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Family Get-Togethers Lead To Conflict

Jim Daly on

Q: My in-laws like to host extravagant get-togethers with all the relatives; this year they're "going extra big" for the holidays because gatherings didn't happen last year. But these events are always marked by tension and arguments among extended family members. I don't want to offend my husband or his parents, but I'm tired of all the conflict. Can you suggest a solution?

Jim: This certainly isn't a unique situation; in fact, it's fairly common. Many family gatherings that should be warm and loving end up turning into tense, uncomfortable confrontations. But "common" isn't the same thing as "unavoidable." As I see it, you have several alternatives.

One option is to be honest. Tell your in-laws that you appreciate their thoughtful invitation, but you simply aren't going to be able to join the party. There's no need to defend yourself or offer a long explanation; just state your position and leave it at that. Of course, you and your spouse have to be in complete agreement on this course.

A second choice is to attend the gathering but minimize contact. If travel is involved, stay at a hotel instead of your in-laws' home. Tell them that you're looking forward to spending time with them, but you don't want to get caught up in a feud between other members of the family. If the party does disintegrate into a shouting match, politely excuse yourselves and head for home.

There's also a third option, which is to approach the next family gathering from a different perspective. Try to see it as a time for reaching out in kindness and grace, even when that's challenging. Look for opportunities to extend love to some unlovely people -- and/or connect with others "on the sidelines." You may end up having a bigger impact in all their lives than you might suspect.

Q: Our 4-year-old daughter's selective eating habits are driving us crazy; she's VERY finicky about food. I view this as disobedience, but my husband fears that making an issue of it now will lead to trouble later. Help!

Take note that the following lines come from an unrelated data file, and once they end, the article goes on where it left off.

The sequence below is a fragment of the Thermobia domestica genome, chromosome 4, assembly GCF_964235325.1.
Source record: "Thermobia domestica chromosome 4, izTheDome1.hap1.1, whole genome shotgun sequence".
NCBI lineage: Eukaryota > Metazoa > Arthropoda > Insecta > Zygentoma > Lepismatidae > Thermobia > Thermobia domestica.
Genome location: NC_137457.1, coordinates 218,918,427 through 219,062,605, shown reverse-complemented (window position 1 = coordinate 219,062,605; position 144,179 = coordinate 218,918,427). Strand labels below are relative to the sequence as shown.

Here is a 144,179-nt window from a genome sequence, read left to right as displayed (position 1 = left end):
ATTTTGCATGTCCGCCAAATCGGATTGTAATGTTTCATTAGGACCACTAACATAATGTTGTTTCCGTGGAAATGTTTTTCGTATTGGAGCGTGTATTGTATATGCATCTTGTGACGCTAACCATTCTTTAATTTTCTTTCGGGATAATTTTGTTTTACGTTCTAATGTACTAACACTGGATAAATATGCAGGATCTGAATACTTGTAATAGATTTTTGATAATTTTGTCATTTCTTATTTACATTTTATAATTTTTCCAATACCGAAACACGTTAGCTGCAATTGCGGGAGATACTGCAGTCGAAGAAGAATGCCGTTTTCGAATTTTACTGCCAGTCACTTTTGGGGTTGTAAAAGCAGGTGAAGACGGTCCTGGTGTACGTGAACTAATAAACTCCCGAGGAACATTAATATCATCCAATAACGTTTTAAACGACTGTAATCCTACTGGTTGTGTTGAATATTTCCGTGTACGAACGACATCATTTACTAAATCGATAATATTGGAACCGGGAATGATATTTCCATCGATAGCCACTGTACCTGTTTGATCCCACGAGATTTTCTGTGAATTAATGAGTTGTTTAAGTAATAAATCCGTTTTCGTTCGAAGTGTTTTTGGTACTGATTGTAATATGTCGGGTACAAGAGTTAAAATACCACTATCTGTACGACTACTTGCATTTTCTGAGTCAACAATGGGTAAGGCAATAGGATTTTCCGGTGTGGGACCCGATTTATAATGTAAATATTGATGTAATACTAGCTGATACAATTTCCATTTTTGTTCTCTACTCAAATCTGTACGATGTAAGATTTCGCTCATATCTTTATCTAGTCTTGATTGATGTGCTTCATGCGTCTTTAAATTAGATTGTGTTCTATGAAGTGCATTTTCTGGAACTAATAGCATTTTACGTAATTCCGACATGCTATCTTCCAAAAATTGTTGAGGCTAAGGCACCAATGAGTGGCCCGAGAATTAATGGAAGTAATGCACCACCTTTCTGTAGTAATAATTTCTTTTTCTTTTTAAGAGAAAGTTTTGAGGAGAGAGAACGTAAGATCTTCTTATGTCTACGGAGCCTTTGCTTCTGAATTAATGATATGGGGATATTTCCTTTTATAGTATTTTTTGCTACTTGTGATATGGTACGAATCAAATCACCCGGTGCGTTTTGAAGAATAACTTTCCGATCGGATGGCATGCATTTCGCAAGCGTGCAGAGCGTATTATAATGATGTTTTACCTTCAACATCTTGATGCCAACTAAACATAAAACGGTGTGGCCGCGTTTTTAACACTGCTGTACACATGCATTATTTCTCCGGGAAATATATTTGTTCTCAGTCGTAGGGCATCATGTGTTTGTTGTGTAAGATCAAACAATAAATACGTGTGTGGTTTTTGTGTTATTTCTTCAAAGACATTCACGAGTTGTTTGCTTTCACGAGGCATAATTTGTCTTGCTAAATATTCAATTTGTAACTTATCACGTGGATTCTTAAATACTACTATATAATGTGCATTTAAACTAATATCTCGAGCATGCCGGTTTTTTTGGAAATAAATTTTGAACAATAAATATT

Dr. Danny Huerta, Vice President, Parenting & Youth: Dealing with a picky eater can be stressful -- my poor mother went through it with me! There's always a reason for any given behavior. Your daughter might be struggling with a sensory issue regarding specific textures, which could require professional guidance, or perhaps reacting to certain tastes.

But if she's simply a "fussy" eater, it could be tied to her emotions (stress, family conflict, guilt, frustration, anxiety). Many kids attempt to assert control over their environment through eating. You and your husband must work together to help your daughter expand her palate and learn how to communicate her emotions in healthy ways.

Here are some quick tips to consider:


Take inventory of your family's stress levels and overall emotional state. Strategize healthy ways to manage stress.

Your child may decide to skip a meal. Don't panic; she'll most likely be hungry at the next meal.

Give her a measure of control by offering a choice between two equally nutritious options, like broccoli or green beans as the vegetable. Take her shopping with you to select foods for your family's meals and have her help with some of the preparations.

Don't turn meals into power struggles. Allow a reasonable amount of time for her to eat, then put her plate in the refrigerator until the next meal.

Create a culture of connection in a safe, consistent and unhurried environment to eat together. Some families play board games or word games at the table to deflect attention away from the food.


Jim Daly is a husband and father, an author, and president of Focus on the Family and host of the Focus on the Family radio program. Catch up with him at or at

Copyright 2021 Focus on the Family. This feature may not by reproduced or distributed electronically, in print or otherwise without written permission of Focus on the Family.

Copyright 2021 Focus on the Family. This feature may not be reproduced or distributed electronically, in print or otherwise without the written permission of Focus on the Family.



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